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CPPIB said Wednesday that it would partner with private Houston-based firm Encino Energy LLC to invest up to $1-billion (U.S.) in oil and gas-producing assets in the United States, looking beyond the hot spots of western Texas and pockets of Oklahoma to wring profits out of smaller assets being sold off by large companies.

Matthew Brown/The Canadian Press

Canada Pension Plan Investment Board is on the hunt for unloved energy assets as it seeks to build out its natural resources investment prowess in the United States.

CPPIB said Wednesday that it would partner with private Houston-based firm Encino Energy LLC to invest up to $1-billion (U.S.) in oil and gas-producing assets in the United States, looking beyond the hot spots of western Texas and pockets of Oklahoma to wring profits out of smaller assets being sold off by large companies. Encino will put up to $25-million into the venture, called Encino Acquisition Partners, and be the operator of any acquired assets.

"There's been a tremendous amount of attention paid to the key shale plays," said Avik Dey, head of natural resources at CPPIB. "And as companies turn their attention to these capital-intensive, larger opportunities, they're rationalizing great smaller to mid-sized assets to fund those commitments. This acquisition vehicle, Encino, is going to be specifically targeting some of those opportunities."

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The pension plan is casting its gaze south of the border as oil prices tumble back below $50 a barrel, heaping more pressure on a Canadian industry already struggling with investor fatigue.

Major oil companies have sold billions' worth of oil sands assets, shifting capital to lower-cost shale regions such as the Permian in West Texas and New Mexico that offer juicier returns more quickly. Shale deposits have also been targeted by private-equity funds and investment firms that view such assets as more economic at lower oil prices.

Indeed, moves by U.S. President Donald Trump to roll back environmental rules in the United States have stoked deep-seated concerns about the competitiveness of the Canadian sector, which faces higher costs and more stringent climate-change policies. Energy shares on the Toronto Stock Exchange have skidded roughly 20 per cent since the start of the year.

CPPIB has been dialling up its investment interest in U.S. natural resources over the past two years, assessing and bidding on assets.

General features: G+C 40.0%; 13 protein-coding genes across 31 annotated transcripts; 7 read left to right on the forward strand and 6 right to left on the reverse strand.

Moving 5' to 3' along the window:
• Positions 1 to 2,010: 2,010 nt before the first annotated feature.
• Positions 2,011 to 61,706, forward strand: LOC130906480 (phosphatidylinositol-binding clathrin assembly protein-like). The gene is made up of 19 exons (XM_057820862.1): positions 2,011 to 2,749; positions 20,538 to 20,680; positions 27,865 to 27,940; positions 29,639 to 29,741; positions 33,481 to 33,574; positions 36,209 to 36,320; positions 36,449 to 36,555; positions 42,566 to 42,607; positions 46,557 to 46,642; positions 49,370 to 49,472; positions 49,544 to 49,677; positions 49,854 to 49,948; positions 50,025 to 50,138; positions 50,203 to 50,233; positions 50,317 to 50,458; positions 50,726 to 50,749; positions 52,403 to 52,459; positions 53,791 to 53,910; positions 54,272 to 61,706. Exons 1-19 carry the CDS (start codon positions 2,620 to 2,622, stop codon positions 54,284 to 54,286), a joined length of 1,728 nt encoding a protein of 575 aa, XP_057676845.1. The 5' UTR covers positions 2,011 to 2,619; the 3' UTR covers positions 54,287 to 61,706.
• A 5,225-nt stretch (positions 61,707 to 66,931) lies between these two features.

Mr. Dey expects that a number of resource investment opportunities will emerge in the United States over the the next three to five years and said CPPIB has been expanding its team of professionals to identify potential deals. CPPIB will be looking at assets valued at $500-million to $1-billion through its partnership with Encino.

CPPIB's energy portfolio is nearly 80 per cent allocated to Western Canada and U.S. assets would diversify its holdings, but "fundamentally, the way we look at it is that geology knows no political borders," Mr. Dey said, adding that all of CPPIB's investments take the same questions of cost structure, access to markets and returns into account in all locations.

The U.S. market currently has three key advantages for investors, Mr. Dey said. The first is the ease with which businesses can sell their oil and gas through developed infrastructure systems. The second advantage is the liquidity in the U.S. market where assets of a variety of sizes are trading hands quickly, helping investors find the right price. "And thirdly, there's great access to capital in that market, both on the equity and debt side … we just see a growing opportunity to acquire larger assets," Mr. Dey said.

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Meanwhile, U.S.-based private-equity funds have exited several investments in the Canadian industry, joining global energy companies in seeking better returns elsewhere.

"Clearly there has been a sell-off of high-quality legacy assets in Canada by U.S. players," Mr. Dey said. "But the flip-side of that is that we've created a set of great Canadian companies buying great core legacy assets and consolidating that. So we don't in particular see a big Canada sell-off to go long U.S., especially when you really look at the types of assets we're selling in Canada."

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